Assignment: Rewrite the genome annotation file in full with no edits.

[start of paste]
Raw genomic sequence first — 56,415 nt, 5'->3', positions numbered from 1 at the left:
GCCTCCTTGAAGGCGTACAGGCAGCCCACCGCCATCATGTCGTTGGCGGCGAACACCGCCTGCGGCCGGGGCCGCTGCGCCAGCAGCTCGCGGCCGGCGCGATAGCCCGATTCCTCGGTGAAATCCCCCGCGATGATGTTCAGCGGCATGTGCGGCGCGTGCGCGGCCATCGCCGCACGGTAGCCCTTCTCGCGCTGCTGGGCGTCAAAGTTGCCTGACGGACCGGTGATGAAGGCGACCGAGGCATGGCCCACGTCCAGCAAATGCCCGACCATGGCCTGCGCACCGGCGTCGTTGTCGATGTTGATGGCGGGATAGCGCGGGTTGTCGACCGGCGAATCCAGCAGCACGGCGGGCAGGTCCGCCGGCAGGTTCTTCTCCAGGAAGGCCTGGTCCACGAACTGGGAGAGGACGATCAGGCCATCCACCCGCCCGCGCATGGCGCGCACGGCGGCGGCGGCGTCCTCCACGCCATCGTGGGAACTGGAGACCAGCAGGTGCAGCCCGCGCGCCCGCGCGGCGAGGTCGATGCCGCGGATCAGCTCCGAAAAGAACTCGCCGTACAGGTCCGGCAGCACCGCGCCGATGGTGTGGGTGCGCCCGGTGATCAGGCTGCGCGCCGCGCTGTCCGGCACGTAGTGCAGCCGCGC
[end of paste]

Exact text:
Raw genomic sequence first — 56,415 nt, 5'->3', positions numbered from 1 at the left:
GCCTCCTTGAAGGCGTACAGGCAGCCCACCGCCATCATGTCGTTGGCGGCGAACACCGCCTGCGGCCGGGGCCGCTGCGCCAGCAGCTCGCGGCCGGCGCGATAGCCCGATTCCTCGGTGAAATCCCCCGCGATGATGTTCAGCGGCATGTGCGGCGCGTGCGCGGCCATCGCCGCACGGTAGCCCTTCTCGCGCTGCTGGGCGTCAAAGTTGCCTGACGGACCGGTGATGAAGGCGACCGAGGCATGGCCCACGTCCAGCAAATGCCCGACCATGGCCTGCGCACCGGCGTCGTTGTCGATGTTGATGGCGGGATAGCGCGGGTTGTCGACCGGCGAATCCAGCAGCACGGCGGGCAGGTCCGCCGGCAGGTTCTTCTCCAGGAAGGCCTGGTCCACGAACTGGGAGAGGACGATCAGGCCATCCACCCGCCCGCGCATGGCGCGCACGGCGGCGGCGGCGTCCTCCACGCCATCGTGGGAACTGGAGACCAGCAGGTGCAGCCCGCGCGCCCGCGCGGCGAGGTCGATGCCGCGGATCAGCTCCGAAAAGAACTCGCCGTACAGGTCCGGCAGCACCGCGCCGATGGTGTGGGTGCGCCCGGTGATCAGGCTGCGCGCCGCGCTGTCCGGCACGTAGTGCAGCCGCGC